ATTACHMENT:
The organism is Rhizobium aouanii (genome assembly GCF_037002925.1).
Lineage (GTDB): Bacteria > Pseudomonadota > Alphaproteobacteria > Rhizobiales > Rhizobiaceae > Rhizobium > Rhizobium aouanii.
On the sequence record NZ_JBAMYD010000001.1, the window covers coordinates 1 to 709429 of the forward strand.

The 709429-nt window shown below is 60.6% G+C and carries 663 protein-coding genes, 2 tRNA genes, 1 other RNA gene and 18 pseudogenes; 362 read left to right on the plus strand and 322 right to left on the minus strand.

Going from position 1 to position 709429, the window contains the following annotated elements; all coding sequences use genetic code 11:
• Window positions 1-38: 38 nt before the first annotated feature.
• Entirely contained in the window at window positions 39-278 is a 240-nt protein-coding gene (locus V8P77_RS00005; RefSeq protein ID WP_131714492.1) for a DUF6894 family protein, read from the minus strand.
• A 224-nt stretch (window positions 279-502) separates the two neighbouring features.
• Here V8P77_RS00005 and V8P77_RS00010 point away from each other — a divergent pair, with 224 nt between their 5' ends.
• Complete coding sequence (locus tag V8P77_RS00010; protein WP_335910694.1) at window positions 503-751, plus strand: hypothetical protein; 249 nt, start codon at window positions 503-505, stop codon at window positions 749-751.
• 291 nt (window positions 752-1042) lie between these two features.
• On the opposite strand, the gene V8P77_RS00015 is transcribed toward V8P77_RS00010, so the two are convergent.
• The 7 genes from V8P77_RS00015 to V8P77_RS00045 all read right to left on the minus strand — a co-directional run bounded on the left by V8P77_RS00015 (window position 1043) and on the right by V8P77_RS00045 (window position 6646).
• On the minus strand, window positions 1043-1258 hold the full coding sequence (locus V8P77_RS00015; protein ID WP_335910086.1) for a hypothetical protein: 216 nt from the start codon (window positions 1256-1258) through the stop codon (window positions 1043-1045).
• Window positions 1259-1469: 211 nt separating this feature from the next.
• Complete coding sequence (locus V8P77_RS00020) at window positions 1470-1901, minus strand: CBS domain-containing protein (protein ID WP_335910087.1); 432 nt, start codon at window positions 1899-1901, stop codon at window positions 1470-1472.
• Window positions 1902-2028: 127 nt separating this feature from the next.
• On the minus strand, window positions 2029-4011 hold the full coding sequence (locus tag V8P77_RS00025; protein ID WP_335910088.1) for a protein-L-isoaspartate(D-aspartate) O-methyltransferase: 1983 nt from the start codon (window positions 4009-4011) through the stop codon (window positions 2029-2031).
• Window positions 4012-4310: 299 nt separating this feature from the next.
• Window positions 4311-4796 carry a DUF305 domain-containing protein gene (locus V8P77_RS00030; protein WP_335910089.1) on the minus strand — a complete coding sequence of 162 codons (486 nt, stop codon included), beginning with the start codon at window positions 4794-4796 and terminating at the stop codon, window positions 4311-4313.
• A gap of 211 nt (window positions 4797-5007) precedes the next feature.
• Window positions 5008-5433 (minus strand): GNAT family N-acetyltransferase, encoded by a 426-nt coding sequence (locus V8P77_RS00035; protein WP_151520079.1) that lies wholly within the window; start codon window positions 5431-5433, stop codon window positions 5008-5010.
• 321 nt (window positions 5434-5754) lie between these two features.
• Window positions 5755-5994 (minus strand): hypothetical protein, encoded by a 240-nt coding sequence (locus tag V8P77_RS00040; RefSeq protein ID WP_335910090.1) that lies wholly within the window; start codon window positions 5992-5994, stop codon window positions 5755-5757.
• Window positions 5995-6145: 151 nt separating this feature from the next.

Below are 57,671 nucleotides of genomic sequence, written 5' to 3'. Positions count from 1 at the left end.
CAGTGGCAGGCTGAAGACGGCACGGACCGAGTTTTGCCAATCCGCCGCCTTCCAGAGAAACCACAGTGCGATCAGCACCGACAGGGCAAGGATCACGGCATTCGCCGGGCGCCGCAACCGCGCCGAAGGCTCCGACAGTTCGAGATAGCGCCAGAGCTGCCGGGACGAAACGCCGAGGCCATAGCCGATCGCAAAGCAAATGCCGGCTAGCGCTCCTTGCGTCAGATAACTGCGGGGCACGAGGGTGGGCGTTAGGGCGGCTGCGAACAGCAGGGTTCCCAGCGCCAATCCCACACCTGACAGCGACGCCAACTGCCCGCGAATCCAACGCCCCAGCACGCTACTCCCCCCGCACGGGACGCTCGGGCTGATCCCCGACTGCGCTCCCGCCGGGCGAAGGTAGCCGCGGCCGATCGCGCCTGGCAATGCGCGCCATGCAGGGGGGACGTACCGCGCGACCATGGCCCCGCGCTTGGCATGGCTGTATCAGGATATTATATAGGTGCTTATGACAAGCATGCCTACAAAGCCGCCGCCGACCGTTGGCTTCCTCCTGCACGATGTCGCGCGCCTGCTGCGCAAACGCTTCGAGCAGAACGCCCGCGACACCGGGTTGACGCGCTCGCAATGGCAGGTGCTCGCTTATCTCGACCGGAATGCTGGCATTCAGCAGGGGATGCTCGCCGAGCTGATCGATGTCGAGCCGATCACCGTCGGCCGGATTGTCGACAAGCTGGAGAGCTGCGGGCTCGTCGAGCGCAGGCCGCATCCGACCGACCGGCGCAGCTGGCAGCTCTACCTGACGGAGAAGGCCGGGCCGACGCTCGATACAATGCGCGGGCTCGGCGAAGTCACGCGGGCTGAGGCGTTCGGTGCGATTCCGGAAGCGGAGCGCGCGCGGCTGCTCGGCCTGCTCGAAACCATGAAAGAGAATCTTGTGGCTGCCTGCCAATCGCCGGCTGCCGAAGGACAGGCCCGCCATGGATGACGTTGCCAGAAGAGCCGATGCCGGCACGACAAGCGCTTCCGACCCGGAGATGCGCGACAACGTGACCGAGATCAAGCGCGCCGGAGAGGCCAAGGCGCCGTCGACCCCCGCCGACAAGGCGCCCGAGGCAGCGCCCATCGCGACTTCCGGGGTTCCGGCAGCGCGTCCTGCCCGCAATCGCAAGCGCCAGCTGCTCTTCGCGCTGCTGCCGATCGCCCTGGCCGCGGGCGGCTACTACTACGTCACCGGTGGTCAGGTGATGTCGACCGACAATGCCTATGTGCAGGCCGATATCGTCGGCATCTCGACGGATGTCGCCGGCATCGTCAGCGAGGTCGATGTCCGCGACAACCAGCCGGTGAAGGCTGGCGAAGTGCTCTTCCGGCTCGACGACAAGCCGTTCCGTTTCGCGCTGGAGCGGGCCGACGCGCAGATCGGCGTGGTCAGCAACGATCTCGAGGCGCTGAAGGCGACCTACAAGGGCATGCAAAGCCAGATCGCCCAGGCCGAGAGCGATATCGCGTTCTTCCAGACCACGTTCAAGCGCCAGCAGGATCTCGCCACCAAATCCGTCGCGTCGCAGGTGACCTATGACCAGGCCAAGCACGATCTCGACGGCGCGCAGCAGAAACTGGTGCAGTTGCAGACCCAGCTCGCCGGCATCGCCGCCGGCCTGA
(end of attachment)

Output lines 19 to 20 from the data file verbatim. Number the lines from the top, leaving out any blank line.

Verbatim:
• Window positions 4012-4310: 299 nt separating this feature from the next.
• Window positions 4311-4796 carry a DUF305 domain-containing protein gene (locus V8P77_RS00030; protein WP_335910089.1) on the minus strand — a complete coding sequence of 162 codons (486 nt, stop codon included), beginning with the start codon at window positions 4794-4796 and terminating at the stop codon, window positions 4311-4313.